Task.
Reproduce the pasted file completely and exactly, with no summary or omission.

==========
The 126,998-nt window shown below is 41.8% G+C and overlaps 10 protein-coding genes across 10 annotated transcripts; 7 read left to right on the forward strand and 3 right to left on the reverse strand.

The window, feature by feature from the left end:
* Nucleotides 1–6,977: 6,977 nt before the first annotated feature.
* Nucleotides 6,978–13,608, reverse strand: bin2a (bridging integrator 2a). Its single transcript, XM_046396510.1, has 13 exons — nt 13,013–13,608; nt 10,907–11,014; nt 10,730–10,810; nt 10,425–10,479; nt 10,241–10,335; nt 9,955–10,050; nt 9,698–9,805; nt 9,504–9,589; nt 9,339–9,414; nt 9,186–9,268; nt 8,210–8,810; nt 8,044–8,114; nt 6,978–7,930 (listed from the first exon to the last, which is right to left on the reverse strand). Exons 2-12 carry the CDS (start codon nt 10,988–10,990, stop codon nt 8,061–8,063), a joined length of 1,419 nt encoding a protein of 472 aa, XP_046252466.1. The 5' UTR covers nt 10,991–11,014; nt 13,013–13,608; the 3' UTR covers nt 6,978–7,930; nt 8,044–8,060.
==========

The 126,998-nt window shown below is 41.8% G+C and overlaps 10 protein-coding genes across 10 annotated transcripts; 7 read left to right on the forward strand and 3 right to left on the reverse strand.

The window, feature by feature from the left end:
* Nucleotides 1–6,977: 6,977 nt before the first annotated feature.
* Nucleotides 6,978–13,608, reverse strand: bin2a (bridging integrator 2a). Its single transcript, XM_046396510.1, has 13 exons — nt 13,013–13,608; nt 10,907–11,014; nt 10,730–10,810; nt 10,425–10,479; nt 10,241–10,335; nt 9,955–10,050; nt 9,698–9,805; nt 9,504–9,589; nt 9,339–9,414; nt 9,186–9,268; nt 8,210–8,810; nt 8,044–8,114; nt 6,978–7,930 (listed from the first exon to the last, which is right to left on the reverse strand). Exons 2-12 carry the CDS (start codon nt 10,988–10,990, stop codon nt 8,061–8,063), a joined length of 1,419 nt encoding a protein of 472 aa, XP_046252466.1. The 5' UTR covers nt 10,991–11,014; nt 13,013–13,608; the 3' UTR covers nt 6,978–7,930; nt 8,044–8,060.